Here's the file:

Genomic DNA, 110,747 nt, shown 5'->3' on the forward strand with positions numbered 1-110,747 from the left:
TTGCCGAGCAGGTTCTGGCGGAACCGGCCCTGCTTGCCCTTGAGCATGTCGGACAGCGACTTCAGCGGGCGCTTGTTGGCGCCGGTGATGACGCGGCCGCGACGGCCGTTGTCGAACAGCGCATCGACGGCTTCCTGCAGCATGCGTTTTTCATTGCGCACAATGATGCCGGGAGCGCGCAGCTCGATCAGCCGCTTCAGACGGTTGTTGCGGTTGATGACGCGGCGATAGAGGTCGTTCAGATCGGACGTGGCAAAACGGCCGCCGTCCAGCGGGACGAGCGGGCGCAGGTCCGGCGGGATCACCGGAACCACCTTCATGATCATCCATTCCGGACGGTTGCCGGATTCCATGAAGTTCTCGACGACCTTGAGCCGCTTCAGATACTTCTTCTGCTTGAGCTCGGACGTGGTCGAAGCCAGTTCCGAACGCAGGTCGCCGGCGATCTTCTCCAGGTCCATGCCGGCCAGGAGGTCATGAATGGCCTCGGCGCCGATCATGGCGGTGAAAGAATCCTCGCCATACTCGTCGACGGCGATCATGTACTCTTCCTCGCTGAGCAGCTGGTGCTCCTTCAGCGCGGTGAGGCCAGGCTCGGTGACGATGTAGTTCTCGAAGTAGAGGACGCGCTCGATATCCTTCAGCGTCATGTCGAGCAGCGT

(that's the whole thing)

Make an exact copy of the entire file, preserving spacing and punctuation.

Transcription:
Genomic DNA, 110,747 nt, shown 5'->3' on the forward strand with positions numbered 1-110,747 from the left:
TTGCCGAGCAGGTTCTGGCGGAACCGGCCCTGCTTGCCCTTGAGCATGTCGGACAGCGACTTCAGCGGGCGCTTGTTGGCGCCGGTGATGACGCGGCCGCGACGGCCGTTGTCGAACAGCGCATCGACGGCTTCCTGCAGCATGCGTTTTTCATTGCGCACAATGATGCCGGGAGCGCGCAGCTCGATCAGCCGCTTCAGACGGTTGTTGCGGTTGATGACGCGGCGATAGAGGTCGTTCAGATCGGACGTGGCAAAACGGCCGCCGTCCAGCGGGACGAGCGGGCGCAGGTCCGGCGGGATCACCGGAACCACCTTCATGATCATCCATTCCGGACGGTTGCCGGATTCCATGAAGTTCTCGACGACCTTGAGCCGCTTCAGATACTTCTTCTGCTTGAGCTCGGACGTGGTCGAAGCCAGTTCCGAACGCAGGTCGCCGGCGATCTTCTCCAGGTCCATGCCGGCCAGGAGGTCATGAATGGCCTCGGCGCCGATCATGGCGGTGAAAGAATCCTCGCCATACTCGTCGACGGCGATCATGTACTCTTCCTCGCTGAGCAGCTGGTGCTCCTTCAGCGCGGTGAGGCCAGGCTCGGTGACGATGTAGTTCTCGAAGTAGAGGACGCGCTCGATATCCTTCAGCGTCATGTCGAGCAGCGT